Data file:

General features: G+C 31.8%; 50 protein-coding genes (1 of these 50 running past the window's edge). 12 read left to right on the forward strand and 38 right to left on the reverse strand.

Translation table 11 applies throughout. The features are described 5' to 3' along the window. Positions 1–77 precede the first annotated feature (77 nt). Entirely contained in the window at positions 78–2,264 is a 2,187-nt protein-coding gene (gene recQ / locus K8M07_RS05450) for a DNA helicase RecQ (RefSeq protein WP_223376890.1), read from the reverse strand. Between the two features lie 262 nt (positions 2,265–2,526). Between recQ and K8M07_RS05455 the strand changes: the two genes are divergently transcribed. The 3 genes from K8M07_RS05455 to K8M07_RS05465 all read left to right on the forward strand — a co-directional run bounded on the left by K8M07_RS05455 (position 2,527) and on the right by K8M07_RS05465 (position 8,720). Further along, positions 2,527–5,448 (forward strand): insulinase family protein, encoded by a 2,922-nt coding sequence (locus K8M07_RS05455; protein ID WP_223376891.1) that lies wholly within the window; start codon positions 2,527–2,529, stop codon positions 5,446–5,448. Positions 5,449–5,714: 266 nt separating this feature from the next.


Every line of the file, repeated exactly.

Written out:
General features: G+C 31.8%; 50 protein-coding genes (1 of these 50 running past the window's edge). 12 read left to right on the forward strand and 38 right to left on the reverse strand.

Translation table 11 applies throughout. The features are described 5' to 3' along the window. Positions 1–77 precede the first annotated feature (77 nt). Entirely contained in the window at positions 78–2,264 is a 2,187-nt protein-coding gene (gene recQ / locus K8M07_RS05450) for a DNA helicase RecQ (RefSeq protein WP_223376890.1), read from the reverse strand. Between the two features lie 262 nt (positions 2,265–2,526). Between recQ and K8M07_RS05455 the strand changes: the two genes are divergently transcribed. The 3 genes from K8M07_RS05455 to K8M07_RS05465 all read left to right on the forward strand — a co-directional run bounded on the left by K8M07_RS05455 (position 2,527) and on the right by K8M07_RS05465 (position 8,720). Further along, positions 2,527–5,448 (forward strand): insulinase family protein, encoded by a 2,922-nt coding sequence (locus K8M07_RS05455; protein ID WP_223376891.1) that lies wholly within the window; start codon positions 2,527–2,529, stop codon positions 5,446–5,448. Positions 5,449–5,714: 266 nt separating this feature from the next.